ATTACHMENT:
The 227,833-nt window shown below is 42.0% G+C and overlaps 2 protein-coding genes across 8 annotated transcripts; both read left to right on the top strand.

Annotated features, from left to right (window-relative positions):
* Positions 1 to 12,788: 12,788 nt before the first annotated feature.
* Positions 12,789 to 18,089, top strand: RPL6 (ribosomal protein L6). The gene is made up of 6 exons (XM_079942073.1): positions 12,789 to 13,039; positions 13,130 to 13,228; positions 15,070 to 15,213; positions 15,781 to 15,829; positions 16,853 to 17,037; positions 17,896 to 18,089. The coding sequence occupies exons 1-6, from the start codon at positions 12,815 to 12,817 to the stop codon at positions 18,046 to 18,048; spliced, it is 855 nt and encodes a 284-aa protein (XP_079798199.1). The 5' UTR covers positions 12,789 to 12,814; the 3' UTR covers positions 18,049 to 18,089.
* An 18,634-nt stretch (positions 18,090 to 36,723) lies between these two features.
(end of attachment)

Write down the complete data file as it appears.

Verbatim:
The 227,833-nt window shown below is 42.0% G+C and overlaps 2 protein-coding genes across 8 annotated transcripts; both read left to right on the top strand.

Annotated features, from left to right (window-relative positions):
* Positions 1 to 12,788: 12,788 nt before the first annotated feature.
* Positions 12,789 to 18,089, top strand: RPL6 (ribosomal protein L6). The gene is made up of 6 exons (XM_079942073.1): positions 12,789 to 13,039; positions 13,130 to 13,228; positions 15,070 to 15,213; positions 15,781 to 15,829; positions 16,853 to 17,037; positions 17,896 to 18,089. The coding sequence occupies exons 1-6, from the start codon at positions 12,815 to 12,817 to the stop codon at positions 18,046 to 18,048; spliced, it is 855 nt and encodes a 284-aa protein (XP_079798199.1). The 5' UTR covers positions 12,789 to 12,814; the 3' UTR covers positions 18,049 to 18,089.
* An 18,634-nt stretch (positions 18,090 to 36,723) lies between these two features.